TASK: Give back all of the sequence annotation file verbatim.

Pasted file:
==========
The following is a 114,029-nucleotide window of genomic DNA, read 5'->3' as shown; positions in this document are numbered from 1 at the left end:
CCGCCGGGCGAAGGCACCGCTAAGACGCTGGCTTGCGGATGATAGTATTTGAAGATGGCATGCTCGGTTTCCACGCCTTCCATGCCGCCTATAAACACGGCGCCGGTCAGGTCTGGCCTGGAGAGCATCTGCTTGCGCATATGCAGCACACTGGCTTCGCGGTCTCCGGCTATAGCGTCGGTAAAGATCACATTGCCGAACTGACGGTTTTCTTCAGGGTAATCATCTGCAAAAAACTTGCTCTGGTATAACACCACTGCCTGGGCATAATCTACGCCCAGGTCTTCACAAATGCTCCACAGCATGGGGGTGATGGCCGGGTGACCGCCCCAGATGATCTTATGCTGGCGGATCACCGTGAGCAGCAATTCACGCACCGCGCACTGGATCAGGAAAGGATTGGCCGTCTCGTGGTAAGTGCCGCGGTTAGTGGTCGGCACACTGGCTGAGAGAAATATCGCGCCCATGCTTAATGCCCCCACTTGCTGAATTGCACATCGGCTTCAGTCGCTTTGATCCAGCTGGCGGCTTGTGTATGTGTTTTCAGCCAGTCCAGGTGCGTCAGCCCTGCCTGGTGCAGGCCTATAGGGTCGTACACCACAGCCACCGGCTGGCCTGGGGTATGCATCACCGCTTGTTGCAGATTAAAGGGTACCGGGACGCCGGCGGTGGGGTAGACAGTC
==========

The following is a 114,029-nucleotide window of genomic DNA, read 5'->3' as shown; positions in this document are numbered from 1 at the left end:
CCGCCGGGCGAAGGCACCGCTAAGACGCTGGCTTGCGGATGATAGTATTTGAAGATGGCATGCTCGGTTTCCACGCCTTCCATGCCGCCTATAAACACGGCGCCGGTCAGGTCTGGCCTGGAGAGCATCTGCTTGCGCATATGCAGCACACTGGCTTCGCGGTCTCCGGCTATAGCGTCGGTAAAGATCACATTGCCGAACTGACGGTTTTCTTCAGGGTAATCATCTGCAAAAAACTTGCTCTGGTATAACACCACTGCCTGGGCATAATCTACGCCCAGGTCTTCACAAATGCTCCACAGCATGGGGGTGATGGCCGGGTGACCGCCCCAGATGATCTTATGCTGGCGGATCACCGTGAGCAGCAATTCACGCACCGCGCACTGGATCAGGAAAGGATTGGCCGTCTCGTGGTAAGTGCCGCGGTTAGTGGTCGGCACACTGGCTGAGAGAAATATCGCGCCCATGCTTAATGCCCCCACTTGCTGAATTGCACATCGGCTTCAGTCGCTTTGATCCAGCTGGCGGCTTGTGTATGTGTTTTCAGCCAGTCCAGGTGCGTCAGCCCTGCCTGGTGCAGGCCTATAGGGTCGTACACCACAGCCACCGGCTGGCCTGGGGTATGCATCACCGCTTGTTGCAGATTAAAGGGTACCGGGACGCCGGCGGTGGGGTAGACAGTC